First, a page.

Except for the very lowest grades metric nuts and bolts all carry identification markings which indicate their strength. On the head of each bolt there are two numbers which are separated by a decimal point. The bolt heads also have a code of normally two or three letters that indicate the manufacturer. Usually the markings are found on top of a bolt head, but sometimes they can be on the side.
The first number gives the breaking strength of the steel in the bolt, In round terms it is in the 10's of kgs per square millimetre of the bolt. For example, a grade 8.8 bolt will not snap until every square metre of the bolt cross section is carrying a load of atleast 80kg per square millimetre.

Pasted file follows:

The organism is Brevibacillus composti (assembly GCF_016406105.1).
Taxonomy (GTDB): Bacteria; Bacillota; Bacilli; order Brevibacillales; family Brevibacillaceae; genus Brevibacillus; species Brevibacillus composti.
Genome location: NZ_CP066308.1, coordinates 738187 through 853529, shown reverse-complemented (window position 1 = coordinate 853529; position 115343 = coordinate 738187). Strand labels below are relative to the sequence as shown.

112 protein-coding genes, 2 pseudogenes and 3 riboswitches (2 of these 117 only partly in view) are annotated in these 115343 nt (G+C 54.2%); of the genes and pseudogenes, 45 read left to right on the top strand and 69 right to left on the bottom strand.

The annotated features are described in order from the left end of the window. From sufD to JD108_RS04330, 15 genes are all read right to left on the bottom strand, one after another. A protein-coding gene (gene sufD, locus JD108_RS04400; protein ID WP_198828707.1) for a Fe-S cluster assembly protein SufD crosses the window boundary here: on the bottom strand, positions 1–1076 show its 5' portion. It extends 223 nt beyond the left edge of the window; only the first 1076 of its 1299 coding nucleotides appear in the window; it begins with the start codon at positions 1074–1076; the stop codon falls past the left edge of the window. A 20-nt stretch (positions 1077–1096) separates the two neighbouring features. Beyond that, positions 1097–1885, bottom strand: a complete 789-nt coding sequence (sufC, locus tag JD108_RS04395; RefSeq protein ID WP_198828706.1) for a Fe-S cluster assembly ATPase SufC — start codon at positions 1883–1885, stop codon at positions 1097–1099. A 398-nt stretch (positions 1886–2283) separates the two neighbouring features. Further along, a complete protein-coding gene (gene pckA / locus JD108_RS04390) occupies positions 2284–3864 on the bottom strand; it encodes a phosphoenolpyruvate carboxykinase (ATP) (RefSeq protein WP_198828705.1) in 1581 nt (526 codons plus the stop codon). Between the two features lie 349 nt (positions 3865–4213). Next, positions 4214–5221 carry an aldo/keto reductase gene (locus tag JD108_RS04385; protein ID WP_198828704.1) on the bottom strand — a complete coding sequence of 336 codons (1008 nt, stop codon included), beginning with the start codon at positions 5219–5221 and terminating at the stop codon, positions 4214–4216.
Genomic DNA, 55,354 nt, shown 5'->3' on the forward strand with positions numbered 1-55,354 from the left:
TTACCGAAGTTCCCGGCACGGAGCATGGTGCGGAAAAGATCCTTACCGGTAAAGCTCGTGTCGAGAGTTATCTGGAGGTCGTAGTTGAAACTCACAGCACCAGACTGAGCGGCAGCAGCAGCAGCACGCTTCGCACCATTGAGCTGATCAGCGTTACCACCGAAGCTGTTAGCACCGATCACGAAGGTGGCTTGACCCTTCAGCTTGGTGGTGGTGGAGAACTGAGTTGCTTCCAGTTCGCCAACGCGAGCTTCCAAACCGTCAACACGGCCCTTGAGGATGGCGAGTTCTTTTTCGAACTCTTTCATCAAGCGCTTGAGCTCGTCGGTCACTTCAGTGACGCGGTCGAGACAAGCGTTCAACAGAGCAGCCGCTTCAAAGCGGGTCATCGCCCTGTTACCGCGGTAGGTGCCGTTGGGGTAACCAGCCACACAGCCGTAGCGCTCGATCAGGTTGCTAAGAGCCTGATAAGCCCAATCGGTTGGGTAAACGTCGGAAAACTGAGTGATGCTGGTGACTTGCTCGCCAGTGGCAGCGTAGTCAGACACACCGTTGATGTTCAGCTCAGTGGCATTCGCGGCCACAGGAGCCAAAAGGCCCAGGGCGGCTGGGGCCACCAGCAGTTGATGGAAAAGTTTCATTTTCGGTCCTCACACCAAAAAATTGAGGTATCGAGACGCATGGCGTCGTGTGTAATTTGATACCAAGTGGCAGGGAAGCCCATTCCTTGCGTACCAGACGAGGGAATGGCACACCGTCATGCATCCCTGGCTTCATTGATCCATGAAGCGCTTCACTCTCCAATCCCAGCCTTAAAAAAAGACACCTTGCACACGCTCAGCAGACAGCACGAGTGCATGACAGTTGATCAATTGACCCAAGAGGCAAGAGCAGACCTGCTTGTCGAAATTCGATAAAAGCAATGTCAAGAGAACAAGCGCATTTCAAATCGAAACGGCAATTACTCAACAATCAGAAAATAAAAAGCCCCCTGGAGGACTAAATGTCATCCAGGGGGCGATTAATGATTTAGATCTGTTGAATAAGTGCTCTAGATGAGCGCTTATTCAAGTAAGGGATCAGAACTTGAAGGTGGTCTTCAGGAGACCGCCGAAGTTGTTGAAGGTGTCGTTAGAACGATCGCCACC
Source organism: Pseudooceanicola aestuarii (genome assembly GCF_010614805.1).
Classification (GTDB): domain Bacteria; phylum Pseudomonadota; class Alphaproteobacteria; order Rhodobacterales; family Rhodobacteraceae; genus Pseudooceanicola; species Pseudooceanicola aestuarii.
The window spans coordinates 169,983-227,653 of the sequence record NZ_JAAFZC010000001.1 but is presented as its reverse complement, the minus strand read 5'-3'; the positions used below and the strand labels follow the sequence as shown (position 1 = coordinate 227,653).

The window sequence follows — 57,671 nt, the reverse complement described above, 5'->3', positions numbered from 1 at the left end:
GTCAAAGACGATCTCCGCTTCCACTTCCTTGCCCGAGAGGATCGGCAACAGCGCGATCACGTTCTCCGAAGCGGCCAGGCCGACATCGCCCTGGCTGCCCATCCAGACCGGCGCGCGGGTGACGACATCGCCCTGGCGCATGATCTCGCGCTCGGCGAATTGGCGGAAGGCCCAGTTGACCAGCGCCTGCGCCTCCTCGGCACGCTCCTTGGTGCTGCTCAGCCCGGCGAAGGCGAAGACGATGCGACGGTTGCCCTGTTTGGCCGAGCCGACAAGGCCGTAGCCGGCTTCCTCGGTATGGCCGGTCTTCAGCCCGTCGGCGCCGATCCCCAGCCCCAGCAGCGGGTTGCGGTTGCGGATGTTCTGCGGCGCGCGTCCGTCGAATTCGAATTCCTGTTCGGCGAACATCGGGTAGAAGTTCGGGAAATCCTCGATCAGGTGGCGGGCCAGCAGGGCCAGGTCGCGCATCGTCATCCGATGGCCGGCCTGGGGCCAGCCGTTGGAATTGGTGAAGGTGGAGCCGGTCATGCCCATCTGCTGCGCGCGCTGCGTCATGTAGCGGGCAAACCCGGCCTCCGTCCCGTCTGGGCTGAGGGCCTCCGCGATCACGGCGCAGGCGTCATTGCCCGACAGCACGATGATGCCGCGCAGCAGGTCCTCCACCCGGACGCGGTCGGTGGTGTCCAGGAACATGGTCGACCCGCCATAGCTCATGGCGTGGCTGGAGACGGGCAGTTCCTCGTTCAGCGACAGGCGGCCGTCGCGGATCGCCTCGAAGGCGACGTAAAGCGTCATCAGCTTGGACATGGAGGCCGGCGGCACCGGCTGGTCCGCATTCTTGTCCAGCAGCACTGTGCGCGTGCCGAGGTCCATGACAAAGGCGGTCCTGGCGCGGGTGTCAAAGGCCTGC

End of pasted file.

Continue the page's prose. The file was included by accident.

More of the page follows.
A bolt will begin to stretch before it finally breaks, and the second number indicates how much breaking strength the bolt can stand befor it starts to stretch. For example, an 8.8 grade bolt will begin to stretch when the load of a bolt is 80% of its breaking load. A 12.9 grade bolt will being stretched at 90% of its breaking load.
The rule is that the same grade of nut should always be the same as the grade of bolt, or a grade higher.
Proof loads are normally given in Newtons in manufacturers tables, but here they are converted into kg force. The proof load is usually considered to be the absolute maximum load that the bolt should be asked to carry.